How to negotiate a Cisco Enterprise Agreement that works for you ⋆ Networkking4u

How to negotiate a Cisco Enterprise Agreement that works for you

How to negotiate a Cisco Enterprise Agreement that works for you

Cisco enterprise Agreements (“EAs”) are becoming an increasingly famous car for getting and consuming software program services and products from Cisco.

the general idea is that – in place of shopping individual software program products and associated softwaremaintenance on a unit by unit basis – the organization pays Cisco an in advance rate to cover all of its purchases of a certain suite or suites of Cisco software products, plus the related software preservation, over an agreed length.  EA unit pricing is generally a function of the quantity of legal customers, or covered gadgets.
however different metering units may follow to sure suites.

The benefits to the customer are that the in advance fee for the suite or suites under the EA should be much less than it would have paid to buy the software licenses and help on a unit through unit foundation, and the customer can gatherextra software program or provider gadgets to satisfy its business desires without incurring extra feesprovided that the full consumption remains inside certain boom limits.  The benefit to Cisco is that it gets a lump-sum fee in advance for final a sale for a sizable quantity of enterprise in a single transaction.

Cisco objectives its EA propositions, which they name suites, at Cisco ONE software, collaboration software program and safety software products.  drasticallythose EAs do no longer cover the sale or guide of Cisco’s hardware products.


Maximizing the value of a Cisco Enterprise Agreement

As with any new deal construct, there are various important criteria enterprise buyers must consider to realize the benefits they expect.  Sizing the EA correctly is one of the most financially significant considerations.  Some earlier iterations of Cisco EAs offered, to all intents and purposes, an all-you-can-eat proposition, with no limits to organic growth, which is broadly defined as growth that is not due to mergers and acquisitions.  Cisco now rarely offers all-you-can eat EAs.  The current iterations of EAs cover a specific projected quantity of software consumption, with an allowance of 20% growth before additional charges apply.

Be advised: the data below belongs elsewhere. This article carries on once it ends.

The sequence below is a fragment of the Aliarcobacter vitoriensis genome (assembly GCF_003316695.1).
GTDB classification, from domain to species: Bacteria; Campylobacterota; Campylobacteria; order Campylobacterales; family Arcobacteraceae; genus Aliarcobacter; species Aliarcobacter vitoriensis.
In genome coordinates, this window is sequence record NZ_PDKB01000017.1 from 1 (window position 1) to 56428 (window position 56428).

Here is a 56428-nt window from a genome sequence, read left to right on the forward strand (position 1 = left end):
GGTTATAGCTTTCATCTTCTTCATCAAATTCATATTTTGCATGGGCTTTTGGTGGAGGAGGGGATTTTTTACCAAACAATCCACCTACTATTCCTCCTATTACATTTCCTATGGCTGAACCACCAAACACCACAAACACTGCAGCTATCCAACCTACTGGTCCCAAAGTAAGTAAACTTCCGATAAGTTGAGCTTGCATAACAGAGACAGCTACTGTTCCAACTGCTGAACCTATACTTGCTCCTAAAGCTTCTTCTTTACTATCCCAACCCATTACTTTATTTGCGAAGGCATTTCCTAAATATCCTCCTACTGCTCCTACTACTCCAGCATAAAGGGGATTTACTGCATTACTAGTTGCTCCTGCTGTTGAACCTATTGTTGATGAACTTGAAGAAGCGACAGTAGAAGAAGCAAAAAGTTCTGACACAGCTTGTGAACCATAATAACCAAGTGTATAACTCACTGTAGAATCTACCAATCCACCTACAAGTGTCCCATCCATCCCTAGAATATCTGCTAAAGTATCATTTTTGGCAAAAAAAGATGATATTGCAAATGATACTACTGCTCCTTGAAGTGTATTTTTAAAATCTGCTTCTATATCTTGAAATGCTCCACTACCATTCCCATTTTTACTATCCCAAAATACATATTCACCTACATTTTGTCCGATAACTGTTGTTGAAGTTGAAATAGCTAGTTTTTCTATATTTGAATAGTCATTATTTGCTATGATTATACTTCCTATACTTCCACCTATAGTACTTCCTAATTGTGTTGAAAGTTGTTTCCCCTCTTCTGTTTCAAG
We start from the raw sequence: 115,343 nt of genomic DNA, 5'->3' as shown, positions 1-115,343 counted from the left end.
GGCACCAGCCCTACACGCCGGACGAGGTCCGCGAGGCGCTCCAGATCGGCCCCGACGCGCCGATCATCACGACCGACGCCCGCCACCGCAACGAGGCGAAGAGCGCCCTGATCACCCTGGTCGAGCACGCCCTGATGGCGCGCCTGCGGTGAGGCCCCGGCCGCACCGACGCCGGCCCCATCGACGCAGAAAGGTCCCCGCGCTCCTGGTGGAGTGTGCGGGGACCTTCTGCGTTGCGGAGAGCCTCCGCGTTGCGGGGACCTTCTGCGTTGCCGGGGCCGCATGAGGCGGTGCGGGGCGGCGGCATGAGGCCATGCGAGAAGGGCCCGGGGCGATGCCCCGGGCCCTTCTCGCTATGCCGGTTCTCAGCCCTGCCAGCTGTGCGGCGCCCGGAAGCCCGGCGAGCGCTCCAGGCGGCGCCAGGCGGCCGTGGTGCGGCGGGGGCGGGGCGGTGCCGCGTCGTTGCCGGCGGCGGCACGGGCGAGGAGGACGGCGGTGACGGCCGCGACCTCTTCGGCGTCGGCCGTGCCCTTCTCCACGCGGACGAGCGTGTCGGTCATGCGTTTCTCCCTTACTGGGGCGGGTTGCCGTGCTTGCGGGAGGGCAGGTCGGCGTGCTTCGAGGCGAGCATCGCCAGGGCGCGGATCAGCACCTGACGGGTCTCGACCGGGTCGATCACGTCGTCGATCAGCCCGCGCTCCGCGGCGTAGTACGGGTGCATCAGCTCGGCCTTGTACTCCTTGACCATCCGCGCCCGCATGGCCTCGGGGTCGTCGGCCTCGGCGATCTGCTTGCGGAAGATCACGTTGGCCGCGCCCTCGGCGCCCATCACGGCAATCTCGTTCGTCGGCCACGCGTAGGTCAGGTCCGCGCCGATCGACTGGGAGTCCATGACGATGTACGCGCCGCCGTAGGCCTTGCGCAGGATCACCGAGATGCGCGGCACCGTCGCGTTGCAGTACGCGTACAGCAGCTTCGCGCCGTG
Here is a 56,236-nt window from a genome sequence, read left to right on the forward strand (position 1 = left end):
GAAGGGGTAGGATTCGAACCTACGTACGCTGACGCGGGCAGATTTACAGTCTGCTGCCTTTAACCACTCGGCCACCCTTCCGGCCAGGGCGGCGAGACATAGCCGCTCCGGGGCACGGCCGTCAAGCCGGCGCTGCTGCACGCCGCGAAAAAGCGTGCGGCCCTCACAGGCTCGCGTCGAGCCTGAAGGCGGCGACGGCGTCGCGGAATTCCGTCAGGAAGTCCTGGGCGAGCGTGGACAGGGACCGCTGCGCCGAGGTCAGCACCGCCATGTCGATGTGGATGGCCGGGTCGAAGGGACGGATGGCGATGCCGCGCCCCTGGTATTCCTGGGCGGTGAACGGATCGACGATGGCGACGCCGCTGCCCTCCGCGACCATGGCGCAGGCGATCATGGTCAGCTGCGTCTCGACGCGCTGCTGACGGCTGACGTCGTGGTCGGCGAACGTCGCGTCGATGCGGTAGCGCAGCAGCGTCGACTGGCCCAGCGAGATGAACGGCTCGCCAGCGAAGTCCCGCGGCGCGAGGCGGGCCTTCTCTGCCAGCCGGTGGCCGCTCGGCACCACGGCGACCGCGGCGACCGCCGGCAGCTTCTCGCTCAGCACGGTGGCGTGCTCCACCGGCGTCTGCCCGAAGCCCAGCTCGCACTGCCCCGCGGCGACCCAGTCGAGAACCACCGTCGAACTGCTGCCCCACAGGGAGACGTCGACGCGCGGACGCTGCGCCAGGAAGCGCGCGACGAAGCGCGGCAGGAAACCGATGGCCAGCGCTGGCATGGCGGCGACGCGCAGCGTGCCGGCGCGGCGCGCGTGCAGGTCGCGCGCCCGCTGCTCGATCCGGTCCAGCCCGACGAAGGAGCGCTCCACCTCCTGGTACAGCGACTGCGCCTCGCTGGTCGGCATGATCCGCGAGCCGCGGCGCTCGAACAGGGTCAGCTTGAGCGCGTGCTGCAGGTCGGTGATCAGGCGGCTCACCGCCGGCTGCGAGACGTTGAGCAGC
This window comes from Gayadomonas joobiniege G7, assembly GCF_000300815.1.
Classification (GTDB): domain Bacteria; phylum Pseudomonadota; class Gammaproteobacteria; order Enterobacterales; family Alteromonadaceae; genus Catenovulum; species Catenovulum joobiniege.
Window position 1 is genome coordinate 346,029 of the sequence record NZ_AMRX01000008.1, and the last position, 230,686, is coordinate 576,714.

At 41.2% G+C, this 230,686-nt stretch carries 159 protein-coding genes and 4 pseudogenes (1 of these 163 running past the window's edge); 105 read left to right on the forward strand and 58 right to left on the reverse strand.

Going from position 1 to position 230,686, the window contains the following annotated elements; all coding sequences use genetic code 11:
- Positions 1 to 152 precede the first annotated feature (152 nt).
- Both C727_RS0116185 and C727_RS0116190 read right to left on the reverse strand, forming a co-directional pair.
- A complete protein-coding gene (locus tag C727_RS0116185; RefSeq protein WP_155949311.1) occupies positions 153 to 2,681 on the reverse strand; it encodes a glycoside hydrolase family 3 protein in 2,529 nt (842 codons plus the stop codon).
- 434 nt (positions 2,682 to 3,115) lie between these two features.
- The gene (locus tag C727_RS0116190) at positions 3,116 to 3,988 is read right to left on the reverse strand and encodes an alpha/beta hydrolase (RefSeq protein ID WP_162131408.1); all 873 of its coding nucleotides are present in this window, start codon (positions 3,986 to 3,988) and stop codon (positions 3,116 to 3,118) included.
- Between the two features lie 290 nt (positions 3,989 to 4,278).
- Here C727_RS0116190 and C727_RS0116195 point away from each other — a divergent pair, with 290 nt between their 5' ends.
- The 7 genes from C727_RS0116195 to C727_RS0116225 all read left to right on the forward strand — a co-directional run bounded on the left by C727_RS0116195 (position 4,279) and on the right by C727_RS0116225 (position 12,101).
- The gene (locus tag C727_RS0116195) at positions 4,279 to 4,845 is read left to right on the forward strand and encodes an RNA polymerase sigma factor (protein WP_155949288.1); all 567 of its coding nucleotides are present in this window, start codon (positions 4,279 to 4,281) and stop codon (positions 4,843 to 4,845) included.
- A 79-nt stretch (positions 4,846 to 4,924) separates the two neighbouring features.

When determining the covered users, devices or other metered usage baselines for the EA, you must strike a balance between making sure that the EA is not oversized, which would cause you to pay for units that will never be consumed. You must also make sure it is not undersized, which would introduce a risk of exceeding the growth allowance and give rise to additional payments, unless you intentionally design it that way.

Cisco Enterprise Agreement And Top Enterprise Software Challenges

Cisco uses an “End User Information Form” (EUIF) to document the exact inventory by type and count of product and services the EA will cover. The EUIF also establishes the growth allowance.  You should obtain, review and validate the EUIF early in your negotiations with Cisco to set the optimal baseline and growth allowance.  If, for example, your forecast of what you will consume under the EA is very accurate, you may want to under-size the EA slightly so that the in-built 20% growth allowance covers the expected overage from such under-sizing, thereby maximizing the realized value of the 20% allowance.

In evaluating the value proposition of an EA, you must understand the rate at which you would expect to use the covered products.  In particular, Cisco will present the value assuming you will consume all covered products from day one of the EA. In reality, you are likely to ramp up your usage over time as you deploy the applicable software throughout the enterprise. This makes little difference when purchasing perpetual software licenses since you incur the same cost regardless of when it’s purchased. But for software maintenance and software purchased on a subscription basis, the start date is relevant because there is “lost” value from the EA for unused software maintenance and subscriptions as you ramp up consumption.

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